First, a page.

I've been doing more exposure work for my primary obsession (this means focusing on the object of the obsession while breathing and relaxing and, frankly, tolerating). Every time I do this it's powerful. I did this consistently for a few months two years ago and then took a 'break.' I was very impressed …

The Academy

Okay, so the Star Trek metaphor in the margin is a little odd, but I've moved a couple friends from "The Next Generation" into "The Original Series" and created a new category called "The Academy." Someday, I'll laugh at this.

The fact is my blog began as a way for Scott and I to stay in touch and also a way for me to sort out doubts with my faith. Then, quickly, friends were added and it became a support center. Some of those have lost interest in blogging, or, like me, blog less frequently. I still feel like the support structure is here if I need it, and like many of us perhaps, I'm less isolated than I was a year ago.

I've always struggled with doubt, and some Christian circles I'd hung in over the years didn't help; I saw party line apologetics and ridiculous arguments for everything from inerrancy to prelapsarianism. Then I stumbled into sites like edgeoffaith and found myself ecountering questions beyond my very limited a…

Three Things Thursday (late edition)

1) Napster continues to rock. Not the old potentially illegal version, but the new version. I pay ten bucks a month and can listen to almost any music I want as I work. This week I discovered Hank Williams (the first), the new Enya album, some great hymns, more music than I can remember. Right now giving Buckcherry a spin.

2) Yesterday I unloaded and stacked a quarter cord of split hardwood by myself. That's more than it sounds like and my back is a bit sore, but at least I got some exercise as I sit here without rain or snow and wait for the rain and maybe snow that's supposed to come tonight. Where is spring? Melt, snow, melt. My yard is still utterly buried; I can't even see our four foot retaining wall; it's all a slope.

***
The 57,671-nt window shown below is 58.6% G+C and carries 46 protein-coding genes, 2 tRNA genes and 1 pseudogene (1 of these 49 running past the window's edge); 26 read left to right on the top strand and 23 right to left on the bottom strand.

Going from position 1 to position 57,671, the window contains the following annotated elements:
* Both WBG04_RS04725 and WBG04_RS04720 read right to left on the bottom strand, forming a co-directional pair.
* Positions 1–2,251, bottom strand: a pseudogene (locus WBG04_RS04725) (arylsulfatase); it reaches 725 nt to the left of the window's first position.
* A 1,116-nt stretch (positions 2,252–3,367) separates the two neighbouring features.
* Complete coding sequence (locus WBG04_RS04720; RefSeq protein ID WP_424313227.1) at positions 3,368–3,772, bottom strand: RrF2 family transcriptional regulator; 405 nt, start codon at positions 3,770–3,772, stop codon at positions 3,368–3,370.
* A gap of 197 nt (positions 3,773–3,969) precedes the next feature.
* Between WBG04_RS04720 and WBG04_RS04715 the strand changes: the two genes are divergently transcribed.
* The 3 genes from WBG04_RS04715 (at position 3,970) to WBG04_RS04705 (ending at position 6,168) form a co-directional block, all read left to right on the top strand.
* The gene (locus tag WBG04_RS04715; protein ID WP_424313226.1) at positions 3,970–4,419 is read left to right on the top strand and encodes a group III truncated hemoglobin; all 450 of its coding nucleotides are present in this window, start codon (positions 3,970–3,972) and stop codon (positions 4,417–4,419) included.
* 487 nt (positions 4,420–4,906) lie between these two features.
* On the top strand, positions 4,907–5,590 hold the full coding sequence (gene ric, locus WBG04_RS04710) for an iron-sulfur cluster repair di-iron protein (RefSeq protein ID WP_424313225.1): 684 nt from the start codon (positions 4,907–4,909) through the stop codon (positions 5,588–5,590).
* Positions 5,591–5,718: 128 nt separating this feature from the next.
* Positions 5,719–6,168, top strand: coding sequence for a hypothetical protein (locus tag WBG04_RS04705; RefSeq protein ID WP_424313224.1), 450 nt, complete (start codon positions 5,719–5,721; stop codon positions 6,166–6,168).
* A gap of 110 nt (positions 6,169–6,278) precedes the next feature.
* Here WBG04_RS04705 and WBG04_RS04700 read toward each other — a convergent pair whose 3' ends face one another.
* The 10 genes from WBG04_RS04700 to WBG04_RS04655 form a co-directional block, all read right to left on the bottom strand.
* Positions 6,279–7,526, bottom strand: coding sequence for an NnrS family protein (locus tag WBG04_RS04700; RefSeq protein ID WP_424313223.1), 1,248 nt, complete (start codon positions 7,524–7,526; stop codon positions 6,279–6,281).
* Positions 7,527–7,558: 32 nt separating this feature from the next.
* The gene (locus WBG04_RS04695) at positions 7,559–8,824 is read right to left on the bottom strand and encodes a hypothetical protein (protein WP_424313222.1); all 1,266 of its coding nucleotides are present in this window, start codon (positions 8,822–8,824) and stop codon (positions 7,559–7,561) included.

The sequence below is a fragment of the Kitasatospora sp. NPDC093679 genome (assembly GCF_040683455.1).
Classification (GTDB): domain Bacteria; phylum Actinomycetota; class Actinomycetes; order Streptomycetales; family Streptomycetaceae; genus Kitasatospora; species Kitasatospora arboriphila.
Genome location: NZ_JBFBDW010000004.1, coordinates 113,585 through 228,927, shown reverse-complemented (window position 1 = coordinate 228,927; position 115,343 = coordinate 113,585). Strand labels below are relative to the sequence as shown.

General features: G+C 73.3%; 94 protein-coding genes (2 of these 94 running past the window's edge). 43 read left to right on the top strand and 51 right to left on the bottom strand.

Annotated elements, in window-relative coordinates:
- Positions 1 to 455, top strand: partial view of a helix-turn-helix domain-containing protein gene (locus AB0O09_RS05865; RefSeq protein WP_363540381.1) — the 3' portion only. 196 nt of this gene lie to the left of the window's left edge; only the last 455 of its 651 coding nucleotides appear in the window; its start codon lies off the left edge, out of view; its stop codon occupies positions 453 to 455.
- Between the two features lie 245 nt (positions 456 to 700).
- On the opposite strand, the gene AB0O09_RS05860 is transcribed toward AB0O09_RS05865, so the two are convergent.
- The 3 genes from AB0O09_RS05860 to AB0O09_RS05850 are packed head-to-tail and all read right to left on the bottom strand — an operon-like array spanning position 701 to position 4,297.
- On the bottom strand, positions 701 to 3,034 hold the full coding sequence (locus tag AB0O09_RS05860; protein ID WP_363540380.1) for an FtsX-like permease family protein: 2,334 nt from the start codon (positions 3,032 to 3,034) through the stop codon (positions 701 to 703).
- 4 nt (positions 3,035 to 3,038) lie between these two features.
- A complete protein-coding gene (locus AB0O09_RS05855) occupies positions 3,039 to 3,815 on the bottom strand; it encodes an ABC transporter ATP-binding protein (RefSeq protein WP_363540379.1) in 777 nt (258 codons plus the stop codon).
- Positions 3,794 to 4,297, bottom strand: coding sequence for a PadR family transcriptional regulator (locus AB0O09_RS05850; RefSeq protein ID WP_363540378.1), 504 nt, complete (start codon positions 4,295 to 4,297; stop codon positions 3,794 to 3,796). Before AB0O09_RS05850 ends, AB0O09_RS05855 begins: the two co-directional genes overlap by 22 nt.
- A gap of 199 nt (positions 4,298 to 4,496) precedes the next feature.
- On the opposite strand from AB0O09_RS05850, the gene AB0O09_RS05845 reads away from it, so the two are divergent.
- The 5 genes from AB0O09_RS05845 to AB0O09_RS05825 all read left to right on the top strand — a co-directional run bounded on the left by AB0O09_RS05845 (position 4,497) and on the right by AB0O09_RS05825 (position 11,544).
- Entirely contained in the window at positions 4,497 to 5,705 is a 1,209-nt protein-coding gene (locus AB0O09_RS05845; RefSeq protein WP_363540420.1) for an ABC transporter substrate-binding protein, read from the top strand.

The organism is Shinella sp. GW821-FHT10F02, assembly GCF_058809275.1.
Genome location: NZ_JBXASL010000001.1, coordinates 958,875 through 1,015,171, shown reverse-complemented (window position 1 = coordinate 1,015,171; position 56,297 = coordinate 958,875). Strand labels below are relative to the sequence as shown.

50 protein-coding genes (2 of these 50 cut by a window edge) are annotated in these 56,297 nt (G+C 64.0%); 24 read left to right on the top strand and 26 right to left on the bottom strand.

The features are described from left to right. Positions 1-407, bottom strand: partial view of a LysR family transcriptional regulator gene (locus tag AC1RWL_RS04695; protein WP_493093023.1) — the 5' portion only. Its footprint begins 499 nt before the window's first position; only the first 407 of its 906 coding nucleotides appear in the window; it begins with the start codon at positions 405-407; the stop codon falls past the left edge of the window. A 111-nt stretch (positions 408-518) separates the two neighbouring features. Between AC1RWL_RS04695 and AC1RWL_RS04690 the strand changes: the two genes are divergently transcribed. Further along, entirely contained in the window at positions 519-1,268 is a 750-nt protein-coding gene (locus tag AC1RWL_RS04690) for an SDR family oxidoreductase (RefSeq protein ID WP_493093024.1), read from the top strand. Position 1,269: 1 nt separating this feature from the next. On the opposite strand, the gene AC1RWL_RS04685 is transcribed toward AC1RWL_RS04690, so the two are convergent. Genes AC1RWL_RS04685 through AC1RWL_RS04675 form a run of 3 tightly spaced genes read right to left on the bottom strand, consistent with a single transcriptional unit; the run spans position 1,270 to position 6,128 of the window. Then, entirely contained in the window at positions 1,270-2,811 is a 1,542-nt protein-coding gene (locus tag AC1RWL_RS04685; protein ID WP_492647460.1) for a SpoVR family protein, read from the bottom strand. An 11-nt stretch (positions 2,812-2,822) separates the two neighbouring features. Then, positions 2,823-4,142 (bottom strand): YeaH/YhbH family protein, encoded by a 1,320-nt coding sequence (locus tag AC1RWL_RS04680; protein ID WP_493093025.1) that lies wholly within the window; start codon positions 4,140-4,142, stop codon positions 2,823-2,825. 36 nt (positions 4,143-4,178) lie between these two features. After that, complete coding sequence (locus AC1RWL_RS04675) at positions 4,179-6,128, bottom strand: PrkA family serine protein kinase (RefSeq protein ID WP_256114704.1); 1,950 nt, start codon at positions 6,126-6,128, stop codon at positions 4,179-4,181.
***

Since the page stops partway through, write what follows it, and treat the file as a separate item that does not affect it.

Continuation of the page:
3) As I learn what it really means to be senior warden in a 'shared ministry' parish, the job is getting much harder. I really didn't know what I was doing (and wasn't doing) last year, but while I've just begun my s…

Dung Beetle Theology 1.0

I'm working on a longer post about my EFM (Education for Ministry) group and our discussions regarding the OT; I want to get an early start by outlining some ideas here (remember my other blog title: 'everything's a draft'). The title of this post, Dung Beetle Theology, is taken from a phrase B uses that has been retooled by D and come out of our group discussions. DBT is, in part, a way to look at the OT scripture; it means that we humans, including the writers and editors or the OT, understood the living God about as well as the dung beetle understands us. This does not preclude true religious experience or revelation; my group is working through those ideas on several levels. But it means that the OT as we have it is one people's religious record, really the record of a rather small number of people who acted as authors, editors, and sources, and that the OT is imperfect and deeply human, the reflections of dung beetles on the transcendent Reality.

Also, m…